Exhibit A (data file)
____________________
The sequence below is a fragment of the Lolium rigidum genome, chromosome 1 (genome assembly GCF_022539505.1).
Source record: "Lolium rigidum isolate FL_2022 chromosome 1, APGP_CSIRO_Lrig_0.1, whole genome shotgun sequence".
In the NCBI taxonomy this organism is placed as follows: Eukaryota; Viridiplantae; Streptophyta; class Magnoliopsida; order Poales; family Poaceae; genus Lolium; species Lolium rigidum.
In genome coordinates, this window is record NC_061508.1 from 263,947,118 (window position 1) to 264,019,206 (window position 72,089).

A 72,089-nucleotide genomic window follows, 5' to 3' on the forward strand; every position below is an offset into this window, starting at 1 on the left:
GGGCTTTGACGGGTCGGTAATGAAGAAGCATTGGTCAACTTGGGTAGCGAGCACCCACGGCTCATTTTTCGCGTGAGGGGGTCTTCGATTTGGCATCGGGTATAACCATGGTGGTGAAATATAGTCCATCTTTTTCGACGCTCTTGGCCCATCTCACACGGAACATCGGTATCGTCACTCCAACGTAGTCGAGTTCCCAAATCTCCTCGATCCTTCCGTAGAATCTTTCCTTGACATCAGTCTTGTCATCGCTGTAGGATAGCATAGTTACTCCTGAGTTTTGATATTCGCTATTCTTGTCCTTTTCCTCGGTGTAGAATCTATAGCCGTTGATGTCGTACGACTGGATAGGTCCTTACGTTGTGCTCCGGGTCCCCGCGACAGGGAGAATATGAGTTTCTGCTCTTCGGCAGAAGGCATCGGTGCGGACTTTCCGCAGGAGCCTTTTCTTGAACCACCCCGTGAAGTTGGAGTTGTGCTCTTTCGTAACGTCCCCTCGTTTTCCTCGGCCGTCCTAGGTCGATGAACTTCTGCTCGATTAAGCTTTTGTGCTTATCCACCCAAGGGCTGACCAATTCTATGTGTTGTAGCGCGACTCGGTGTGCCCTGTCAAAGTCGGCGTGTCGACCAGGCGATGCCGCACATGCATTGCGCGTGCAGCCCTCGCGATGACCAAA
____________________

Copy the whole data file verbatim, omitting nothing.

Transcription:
The sequence below is a fragment of the Lolium rigidum genome, chromosome 1 (genome assembly GCF_022539505.1).
Source record: "Lolium rigidum isolate FL_2022 chromosome 1, APGP_CSIRO_Lrig_0.1, whole genome shotgun sequence".
In the NCBI taxonomy this organism is placed as follows: Eukaryota; Viridiplantae; Streptophyta; class Magnoliopsida; order Poales; family Poaceae; genus Lolium; species Lolium rigidum.
In genome coordinates, this window is record NC_061508.1 from 263,947,118 (window position 1) to 264,019,206 (window position 72,089).

A 72,089-nucleotide genomic window follows, 5' to 3' on the forward strand; every position below is an offset into this window, starting at 1 on the left:
GGGCTTTGACGGGTCGGTAATGAAGAAGCATTGGTCAACTTGGGTAGCGAGCACCCACGGCTCATTTTTCGCGTGAGGGGGTCTTCGATTTGGCATCGGGTATAACCATGGTGGTGAAATATAGTCCATCTTTTTCGACGCTCTTGGCCCATCTCACACGGAACATCGGTATCGTCACTCCAACGTAGTCGAGTTCCCAAATCTCCTCGATCCTTCCGTAGAATCTTTCCTTGACATCAGTCTTGTCATCGCTGTAGGATAGCATAGTTACTCCTGAGTTTTGATATTCGCTATTCTTGTCCTTTTCCTCGGTGTAGAATCTATAGCCGTTGATGTCGTACGACTGGATAGGTCCTTACGTTGTGCTCCGGGTCCCCGCGACAGGGAGAATATGAGTTTCTGCTCTTCGGCAGAAGGCATCGGTGCGGACTTTCCGCAGGAGCCTTTTCTTGAACCACCCCGTGAAGTTGGAGTTGTGCTCTTTCGTAACGTCCCCTCGTTTTCCTCGGCCGTCCTAGGTCGATGAACTTCTGCTCGATTAAGCTTTTGTGCTTATCCACCCAAGGGCTGACCAATTCTATGTGTTGTAGCGCGACTCGGTGTGCCCTGTCAAAGTCGGCGTGTCGACCAGGCGATGCCGCACATGCATTGCGCGTGCAGCCCTCGCGATGACCAAA